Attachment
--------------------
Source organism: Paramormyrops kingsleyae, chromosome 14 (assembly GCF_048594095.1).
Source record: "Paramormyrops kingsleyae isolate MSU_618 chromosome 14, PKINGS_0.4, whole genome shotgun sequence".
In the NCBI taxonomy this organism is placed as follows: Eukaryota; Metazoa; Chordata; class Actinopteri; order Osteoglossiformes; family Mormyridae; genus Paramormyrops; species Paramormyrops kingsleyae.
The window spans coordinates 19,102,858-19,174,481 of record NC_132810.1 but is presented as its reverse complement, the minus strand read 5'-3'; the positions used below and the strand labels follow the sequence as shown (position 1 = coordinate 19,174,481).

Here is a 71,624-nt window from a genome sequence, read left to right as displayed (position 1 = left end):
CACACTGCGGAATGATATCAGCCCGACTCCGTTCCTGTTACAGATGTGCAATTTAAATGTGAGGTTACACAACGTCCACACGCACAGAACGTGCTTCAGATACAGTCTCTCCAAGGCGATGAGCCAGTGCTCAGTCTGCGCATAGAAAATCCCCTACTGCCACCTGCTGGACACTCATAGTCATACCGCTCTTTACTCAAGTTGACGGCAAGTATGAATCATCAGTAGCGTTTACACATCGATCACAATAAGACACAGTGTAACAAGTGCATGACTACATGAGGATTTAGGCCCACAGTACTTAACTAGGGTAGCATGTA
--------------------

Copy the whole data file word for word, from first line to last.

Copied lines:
Source organism: Paramormyrops kingsleyae, chromosome 14 (assembly GCF_048594095.1).
Source record: "Paramormyrops kingsleyae isolate MSU_618 chromosome 14, PKINGS_0.4, whole genome shotgun sequence".
In the NCBI taxonomy this organism is placed as follows: Eukaryota; Metazoa; Chordata; class Actinopteri; order Osteoglossiformes; family Mormyridae; genus Paramormyrops; species Paramormyrops kingsleyae.
The window spans coordinates 19,102,858-19,174,481 of record NC_132810.1 but is presented as its reverse complement, the minus strand read 5'-3'; the positions used below and the strand labels follow the sequence as shown (position 1 = coordinate 19,174,481).

Here is a 71,624-nt window from a genome sequence, read left to right as displayed (position 1 = left end):
CACACTGCGGAATGATATCAGCCCGACTCCGTTCCTGTTACAGATGTGCAATTTAAATGTGAGGTTACACAACGTCCACACGCACAGAACGTGCTTCAGATACAGTCTCTCCAAGGCGATGAGCCAGTGCTCAGTCTGCGCATAGAAAATCCCCTACTGCCACCTGCTGGACACTCATAGTCATACCGCTCTTTACTCAAGTTGACGGCAAGTATGAATCATCAGTAGCGTTTACACATCGATCACAATAAGACACAGTGTAACAAGTGCATGACTACATGAGGATTTAGGCCCACAGTACTTAACTAGGGTAGCATGTA